The Research Vision and Mission at the Faculty of Humanities
»»To produce research of the highest quality, ensuring that the Faculty retains and enhances its reputation as one of the leading centres for research and graduate studies in Africa
»»To encourage and enable all academic staff to be research active
»»To produce research of a pure or theoretical nature that contributes to the fundamental understanding of the disciplines in the humanities
»»To produce research of an applied nature that contributes to the solution to problems in the Southern African region particularly, and the continent more generally
»»To produce a culture of intellectual interest and engagement and a community of scholars dedicated to the development of knowledge and the rational appraisal of ideas, and ready to use their intellectual skills and expertise to engage in debate in the public domain
»»To help produce the next generation of researchers through the prioritising of graduate studies and through the commitment to developing research capacity amongst young or new members of staff and graduate students.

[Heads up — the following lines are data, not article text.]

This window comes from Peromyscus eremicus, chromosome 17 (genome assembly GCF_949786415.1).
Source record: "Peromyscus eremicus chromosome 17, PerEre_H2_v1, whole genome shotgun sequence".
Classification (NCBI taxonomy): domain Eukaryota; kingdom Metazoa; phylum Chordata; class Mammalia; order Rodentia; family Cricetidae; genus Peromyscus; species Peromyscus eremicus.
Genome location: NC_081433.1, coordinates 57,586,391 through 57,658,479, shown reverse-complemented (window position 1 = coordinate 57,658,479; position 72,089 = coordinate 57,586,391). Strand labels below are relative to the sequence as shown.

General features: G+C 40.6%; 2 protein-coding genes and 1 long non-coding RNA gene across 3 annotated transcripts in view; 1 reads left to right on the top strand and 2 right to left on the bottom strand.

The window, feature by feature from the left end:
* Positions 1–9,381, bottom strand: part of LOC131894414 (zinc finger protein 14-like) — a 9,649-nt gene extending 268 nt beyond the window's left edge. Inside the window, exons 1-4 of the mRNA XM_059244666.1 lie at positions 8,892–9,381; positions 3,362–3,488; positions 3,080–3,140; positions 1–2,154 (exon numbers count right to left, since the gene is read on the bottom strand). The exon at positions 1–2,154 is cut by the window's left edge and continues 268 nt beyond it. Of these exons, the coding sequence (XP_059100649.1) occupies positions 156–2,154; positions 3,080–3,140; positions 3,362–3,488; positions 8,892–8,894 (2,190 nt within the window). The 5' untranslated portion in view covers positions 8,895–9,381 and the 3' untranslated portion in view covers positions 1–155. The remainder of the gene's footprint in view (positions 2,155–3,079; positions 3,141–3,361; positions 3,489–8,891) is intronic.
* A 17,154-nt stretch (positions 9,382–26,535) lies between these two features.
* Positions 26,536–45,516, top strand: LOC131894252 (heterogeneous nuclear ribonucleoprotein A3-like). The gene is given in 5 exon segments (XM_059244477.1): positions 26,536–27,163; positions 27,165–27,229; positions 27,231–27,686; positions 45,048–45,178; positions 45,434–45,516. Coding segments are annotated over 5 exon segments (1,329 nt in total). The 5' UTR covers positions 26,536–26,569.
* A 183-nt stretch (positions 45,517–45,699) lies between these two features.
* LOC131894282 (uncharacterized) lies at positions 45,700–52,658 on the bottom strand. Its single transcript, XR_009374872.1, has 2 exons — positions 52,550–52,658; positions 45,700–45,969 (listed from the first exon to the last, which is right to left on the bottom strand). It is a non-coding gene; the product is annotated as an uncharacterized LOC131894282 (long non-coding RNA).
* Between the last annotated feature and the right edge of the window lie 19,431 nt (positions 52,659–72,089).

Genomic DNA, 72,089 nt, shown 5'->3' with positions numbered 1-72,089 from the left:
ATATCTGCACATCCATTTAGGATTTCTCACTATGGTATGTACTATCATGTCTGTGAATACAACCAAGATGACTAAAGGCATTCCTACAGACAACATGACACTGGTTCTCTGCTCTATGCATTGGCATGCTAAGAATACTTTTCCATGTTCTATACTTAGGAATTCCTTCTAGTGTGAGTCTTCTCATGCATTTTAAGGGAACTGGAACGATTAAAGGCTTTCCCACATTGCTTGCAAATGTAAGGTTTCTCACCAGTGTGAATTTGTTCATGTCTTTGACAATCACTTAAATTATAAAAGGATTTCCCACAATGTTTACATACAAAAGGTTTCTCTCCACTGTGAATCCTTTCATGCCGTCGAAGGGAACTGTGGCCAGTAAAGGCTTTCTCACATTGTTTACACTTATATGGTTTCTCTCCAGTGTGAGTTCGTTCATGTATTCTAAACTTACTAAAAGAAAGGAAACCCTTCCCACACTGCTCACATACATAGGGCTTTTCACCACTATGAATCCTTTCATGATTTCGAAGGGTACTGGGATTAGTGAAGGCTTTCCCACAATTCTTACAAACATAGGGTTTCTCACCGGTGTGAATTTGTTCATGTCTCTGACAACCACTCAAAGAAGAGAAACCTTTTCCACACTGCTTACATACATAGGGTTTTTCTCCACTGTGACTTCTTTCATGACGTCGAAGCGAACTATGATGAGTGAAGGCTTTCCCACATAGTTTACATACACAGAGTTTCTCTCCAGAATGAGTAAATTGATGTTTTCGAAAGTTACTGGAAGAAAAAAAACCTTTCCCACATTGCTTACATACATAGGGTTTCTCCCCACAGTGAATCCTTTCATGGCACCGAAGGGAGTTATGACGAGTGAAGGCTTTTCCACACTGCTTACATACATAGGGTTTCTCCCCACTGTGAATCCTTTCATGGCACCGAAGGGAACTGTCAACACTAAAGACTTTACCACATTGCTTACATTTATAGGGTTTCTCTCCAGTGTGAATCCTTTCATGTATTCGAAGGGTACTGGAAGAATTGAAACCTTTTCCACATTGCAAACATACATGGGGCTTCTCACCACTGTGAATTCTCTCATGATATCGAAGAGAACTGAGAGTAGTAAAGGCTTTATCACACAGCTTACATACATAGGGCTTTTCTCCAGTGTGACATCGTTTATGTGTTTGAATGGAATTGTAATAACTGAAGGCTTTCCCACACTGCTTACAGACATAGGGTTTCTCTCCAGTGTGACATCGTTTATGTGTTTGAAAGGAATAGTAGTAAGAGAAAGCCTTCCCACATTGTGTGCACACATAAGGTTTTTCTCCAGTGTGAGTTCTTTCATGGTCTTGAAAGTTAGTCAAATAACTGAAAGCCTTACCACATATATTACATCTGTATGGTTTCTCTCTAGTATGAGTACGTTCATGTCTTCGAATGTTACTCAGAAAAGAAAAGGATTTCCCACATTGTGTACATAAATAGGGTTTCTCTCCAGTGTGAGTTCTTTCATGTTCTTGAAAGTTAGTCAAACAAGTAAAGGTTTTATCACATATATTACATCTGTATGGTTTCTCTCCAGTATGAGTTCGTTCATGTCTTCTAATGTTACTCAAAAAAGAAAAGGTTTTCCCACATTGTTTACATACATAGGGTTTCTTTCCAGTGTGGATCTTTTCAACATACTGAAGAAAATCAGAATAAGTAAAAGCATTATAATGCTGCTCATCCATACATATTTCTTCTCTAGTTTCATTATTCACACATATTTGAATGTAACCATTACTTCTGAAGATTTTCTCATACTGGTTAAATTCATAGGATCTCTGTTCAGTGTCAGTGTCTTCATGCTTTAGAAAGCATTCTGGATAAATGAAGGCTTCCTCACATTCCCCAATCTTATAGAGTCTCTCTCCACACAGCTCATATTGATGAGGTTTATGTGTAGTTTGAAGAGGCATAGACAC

The Faculty is home to globally renowned and emerging scholars working within, between and beyond disciplines in the humanities at the horizon of the knowledge economy. Thirteen academics on its staff are members of the prestigious Academy of Science of South Africa and almost a quarter of its researchers have obtained ratings from the National Research Foundation. Of those rated, six are considered world leaders in their fields. The Faculty’s collective knowledge is published through a steeply increasing number of high-quality books, chapters and journal articles that give shape to a formidable bibliometric footprint. Over the last three years, the Faculty has produced over 1 900 outputs, breaching 500 accredited units for the first time in 2017. The quality and impact of such scholarship is evidenced by the fact that these publications have been cited approximately